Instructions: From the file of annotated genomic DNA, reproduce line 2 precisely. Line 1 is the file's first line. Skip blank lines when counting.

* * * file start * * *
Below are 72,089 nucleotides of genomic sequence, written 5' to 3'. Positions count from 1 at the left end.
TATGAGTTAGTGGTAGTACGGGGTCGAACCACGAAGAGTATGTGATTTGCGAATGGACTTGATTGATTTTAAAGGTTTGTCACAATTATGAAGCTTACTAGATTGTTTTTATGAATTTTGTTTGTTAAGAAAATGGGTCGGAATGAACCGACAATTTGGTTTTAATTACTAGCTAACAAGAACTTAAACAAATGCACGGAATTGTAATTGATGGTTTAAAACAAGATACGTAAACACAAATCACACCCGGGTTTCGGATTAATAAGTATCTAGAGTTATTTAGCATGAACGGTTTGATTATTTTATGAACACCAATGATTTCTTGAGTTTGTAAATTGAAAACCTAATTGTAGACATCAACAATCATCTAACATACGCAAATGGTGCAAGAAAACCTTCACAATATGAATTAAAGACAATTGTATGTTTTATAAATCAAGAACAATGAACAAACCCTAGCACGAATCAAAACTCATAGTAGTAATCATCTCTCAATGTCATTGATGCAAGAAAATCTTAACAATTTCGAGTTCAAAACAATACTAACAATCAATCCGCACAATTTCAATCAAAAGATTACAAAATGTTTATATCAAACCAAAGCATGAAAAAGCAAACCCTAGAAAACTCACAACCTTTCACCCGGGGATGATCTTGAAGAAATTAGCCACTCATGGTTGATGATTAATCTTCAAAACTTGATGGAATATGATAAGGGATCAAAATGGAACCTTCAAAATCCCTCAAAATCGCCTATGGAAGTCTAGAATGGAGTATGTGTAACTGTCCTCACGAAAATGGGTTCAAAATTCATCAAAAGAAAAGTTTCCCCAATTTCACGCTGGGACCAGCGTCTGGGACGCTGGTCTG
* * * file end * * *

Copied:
TATGAGTTAGTGGTAGTACGGGGTCGAACCACGAAGAGTATGTGATTTGCGAATGGACTTGATTGATTTTAAAGGTTTGTCACAATTATGAAGCTTACTAGATTGTTTTTATGAATTTTGTTTGTTAAGAAAATGGGTCGGAATGAACCGACAATTTGGTTTTAATTACTAGCTAACAAGAACTTAAACAAATGCACGGAATTGTAATTGATGGTTTAAAACAAGATACGTAAACACAAATCACACCCGGGTTTCGGATTAATAAGTATCTAGAGTTATTTAGCATGAACGGTTTGATTATTTTATGAACACCAATGATTTCTTGAGTTTGTAAATTGAAAACCTAATTGTAGACATCAACAATCATCTAACATACGCAAATGGTGCAAGAAAACCTTCACAATATGAATTAAAGACAATTGTATGTTTTATAAATCAAGAACAATGAACAAACCCTAGCACGAATCAAAACTCATAGTAGTAATCATCTCTCAATGTCATTGATGCAAGAAAATCTTAACAATTTCGAGTTCAAAACAATACTAACAATCAATCCGCACAATTTCAATCAAAAGATTACAAAATGTTTATATCAAACCAAAGCATGAAAAAGCAAACCCTAGAAAACTCACAACCTTTCACCCGGGGATGATCTTGAAGAAATTAGCCACTCATGGTTGATGATTAATCTTCAAAACTTGATGGAATATGATAAGGGATCAAAATGGAACCTTCAAAATCCCTCAAAATCGCCTATGGAAGTCTAGAATGGAGTATGTGTAACTGTCCTCACGAAAATGGGTTCAAAATTCATCAAAAGAAAAGTTTCCCCAATTTCACGCTGGGACCAGCGTCTGGGACGCTGGTCTG